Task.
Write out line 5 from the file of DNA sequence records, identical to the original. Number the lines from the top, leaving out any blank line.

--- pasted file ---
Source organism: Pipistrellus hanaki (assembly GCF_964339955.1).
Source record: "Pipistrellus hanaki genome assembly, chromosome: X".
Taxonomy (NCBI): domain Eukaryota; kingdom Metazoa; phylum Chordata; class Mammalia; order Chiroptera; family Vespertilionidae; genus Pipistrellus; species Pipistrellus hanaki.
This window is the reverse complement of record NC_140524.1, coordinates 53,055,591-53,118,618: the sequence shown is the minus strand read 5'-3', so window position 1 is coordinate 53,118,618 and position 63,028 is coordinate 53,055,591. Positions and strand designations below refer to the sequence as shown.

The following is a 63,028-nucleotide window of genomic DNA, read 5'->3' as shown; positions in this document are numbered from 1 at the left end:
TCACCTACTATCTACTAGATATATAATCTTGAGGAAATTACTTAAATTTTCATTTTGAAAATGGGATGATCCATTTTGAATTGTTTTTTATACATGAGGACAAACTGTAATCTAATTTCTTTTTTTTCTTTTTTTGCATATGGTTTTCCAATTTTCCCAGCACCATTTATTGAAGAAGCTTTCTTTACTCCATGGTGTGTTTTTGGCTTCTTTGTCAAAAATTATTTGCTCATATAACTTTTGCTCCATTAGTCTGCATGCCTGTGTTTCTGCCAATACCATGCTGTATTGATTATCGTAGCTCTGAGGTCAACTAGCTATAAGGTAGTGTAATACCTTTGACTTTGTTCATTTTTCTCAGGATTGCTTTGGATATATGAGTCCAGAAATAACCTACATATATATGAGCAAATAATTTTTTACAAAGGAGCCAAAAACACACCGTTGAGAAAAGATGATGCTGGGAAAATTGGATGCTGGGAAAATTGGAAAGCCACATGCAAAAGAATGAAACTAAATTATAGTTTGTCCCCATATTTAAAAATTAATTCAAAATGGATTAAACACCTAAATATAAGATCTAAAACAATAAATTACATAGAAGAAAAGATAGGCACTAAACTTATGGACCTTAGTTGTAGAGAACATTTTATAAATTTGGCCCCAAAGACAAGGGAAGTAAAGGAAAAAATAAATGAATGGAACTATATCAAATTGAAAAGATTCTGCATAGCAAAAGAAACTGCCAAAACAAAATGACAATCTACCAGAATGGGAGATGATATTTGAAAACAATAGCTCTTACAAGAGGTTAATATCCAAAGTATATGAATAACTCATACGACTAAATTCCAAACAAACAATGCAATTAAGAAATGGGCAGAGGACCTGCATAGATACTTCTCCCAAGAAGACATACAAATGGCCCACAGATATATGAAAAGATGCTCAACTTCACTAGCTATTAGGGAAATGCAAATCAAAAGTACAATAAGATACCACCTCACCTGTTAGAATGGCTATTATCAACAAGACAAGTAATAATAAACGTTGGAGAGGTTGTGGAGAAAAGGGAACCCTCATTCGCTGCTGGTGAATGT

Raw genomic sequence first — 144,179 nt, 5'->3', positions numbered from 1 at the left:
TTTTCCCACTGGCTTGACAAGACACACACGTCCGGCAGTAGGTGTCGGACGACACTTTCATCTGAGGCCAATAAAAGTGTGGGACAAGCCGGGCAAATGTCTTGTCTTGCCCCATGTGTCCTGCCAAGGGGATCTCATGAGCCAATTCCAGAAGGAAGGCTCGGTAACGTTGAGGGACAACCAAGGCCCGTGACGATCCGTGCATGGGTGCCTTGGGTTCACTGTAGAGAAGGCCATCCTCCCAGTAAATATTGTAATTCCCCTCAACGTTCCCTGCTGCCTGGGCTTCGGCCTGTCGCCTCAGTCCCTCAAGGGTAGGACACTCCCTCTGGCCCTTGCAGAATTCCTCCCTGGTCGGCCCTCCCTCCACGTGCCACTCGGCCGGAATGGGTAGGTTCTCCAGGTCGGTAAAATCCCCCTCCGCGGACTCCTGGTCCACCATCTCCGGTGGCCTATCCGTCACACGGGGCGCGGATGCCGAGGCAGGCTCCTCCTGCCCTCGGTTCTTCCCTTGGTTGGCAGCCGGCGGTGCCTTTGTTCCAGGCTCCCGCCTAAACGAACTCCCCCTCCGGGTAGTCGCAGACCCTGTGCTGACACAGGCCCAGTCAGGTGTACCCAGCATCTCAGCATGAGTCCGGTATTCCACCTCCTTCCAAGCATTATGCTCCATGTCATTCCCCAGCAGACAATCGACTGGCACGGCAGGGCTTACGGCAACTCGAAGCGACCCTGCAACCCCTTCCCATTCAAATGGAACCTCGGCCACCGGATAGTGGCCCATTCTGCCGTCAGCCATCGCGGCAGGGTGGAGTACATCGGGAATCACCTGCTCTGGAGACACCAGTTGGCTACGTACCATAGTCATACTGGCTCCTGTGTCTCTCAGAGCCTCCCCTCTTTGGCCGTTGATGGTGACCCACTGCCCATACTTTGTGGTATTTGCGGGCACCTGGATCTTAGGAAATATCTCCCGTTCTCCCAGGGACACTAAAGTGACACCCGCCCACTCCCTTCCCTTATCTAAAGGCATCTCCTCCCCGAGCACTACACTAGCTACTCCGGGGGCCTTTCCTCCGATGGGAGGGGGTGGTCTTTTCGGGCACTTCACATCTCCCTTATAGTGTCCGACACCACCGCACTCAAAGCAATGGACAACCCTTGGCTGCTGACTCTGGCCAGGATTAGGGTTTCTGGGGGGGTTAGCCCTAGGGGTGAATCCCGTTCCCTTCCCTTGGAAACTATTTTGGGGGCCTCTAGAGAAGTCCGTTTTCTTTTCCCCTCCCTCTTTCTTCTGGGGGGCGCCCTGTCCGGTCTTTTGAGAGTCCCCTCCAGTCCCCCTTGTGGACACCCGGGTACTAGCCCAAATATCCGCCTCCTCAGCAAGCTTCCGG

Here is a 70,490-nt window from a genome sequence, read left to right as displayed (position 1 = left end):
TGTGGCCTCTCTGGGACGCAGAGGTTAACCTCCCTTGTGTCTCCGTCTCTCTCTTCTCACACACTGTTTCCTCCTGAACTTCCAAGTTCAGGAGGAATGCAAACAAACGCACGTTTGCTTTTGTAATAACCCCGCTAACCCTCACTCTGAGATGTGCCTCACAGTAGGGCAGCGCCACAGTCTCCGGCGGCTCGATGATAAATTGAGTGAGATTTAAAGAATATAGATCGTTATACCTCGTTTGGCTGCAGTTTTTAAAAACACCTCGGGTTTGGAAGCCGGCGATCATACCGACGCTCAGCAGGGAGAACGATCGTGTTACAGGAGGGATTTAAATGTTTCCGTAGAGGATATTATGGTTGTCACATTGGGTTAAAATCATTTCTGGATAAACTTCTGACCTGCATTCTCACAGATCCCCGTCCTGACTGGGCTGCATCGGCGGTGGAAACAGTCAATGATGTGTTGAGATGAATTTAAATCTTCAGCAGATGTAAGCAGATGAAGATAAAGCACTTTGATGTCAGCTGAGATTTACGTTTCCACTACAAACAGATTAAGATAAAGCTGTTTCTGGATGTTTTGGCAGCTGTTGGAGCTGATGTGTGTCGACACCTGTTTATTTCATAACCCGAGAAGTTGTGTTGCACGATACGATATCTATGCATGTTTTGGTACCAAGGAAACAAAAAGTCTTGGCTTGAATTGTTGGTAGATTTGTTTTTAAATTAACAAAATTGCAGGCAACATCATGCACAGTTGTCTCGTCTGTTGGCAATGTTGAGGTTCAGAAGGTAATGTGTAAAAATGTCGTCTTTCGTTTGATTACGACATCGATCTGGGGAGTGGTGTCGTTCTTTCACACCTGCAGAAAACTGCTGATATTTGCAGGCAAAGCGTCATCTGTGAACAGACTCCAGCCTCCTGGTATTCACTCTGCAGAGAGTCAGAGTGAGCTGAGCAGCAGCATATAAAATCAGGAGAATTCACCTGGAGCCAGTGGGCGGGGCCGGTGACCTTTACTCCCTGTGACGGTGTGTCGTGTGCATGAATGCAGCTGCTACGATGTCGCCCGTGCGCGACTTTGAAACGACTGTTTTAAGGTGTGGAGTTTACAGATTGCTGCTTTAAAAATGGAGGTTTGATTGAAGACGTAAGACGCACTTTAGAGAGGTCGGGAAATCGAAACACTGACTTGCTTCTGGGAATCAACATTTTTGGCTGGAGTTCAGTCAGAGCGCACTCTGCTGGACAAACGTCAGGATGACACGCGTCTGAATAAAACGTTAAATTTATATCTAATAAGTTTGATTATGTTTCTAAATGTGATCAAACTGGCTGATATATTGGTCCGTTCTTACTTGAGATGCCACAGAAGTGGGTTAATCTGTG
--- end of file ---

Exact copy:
The following is a 63,028-nucleotide window of genomic DNA, read 5'->3' as shown; positions in this document are numbered from 1 at the left end: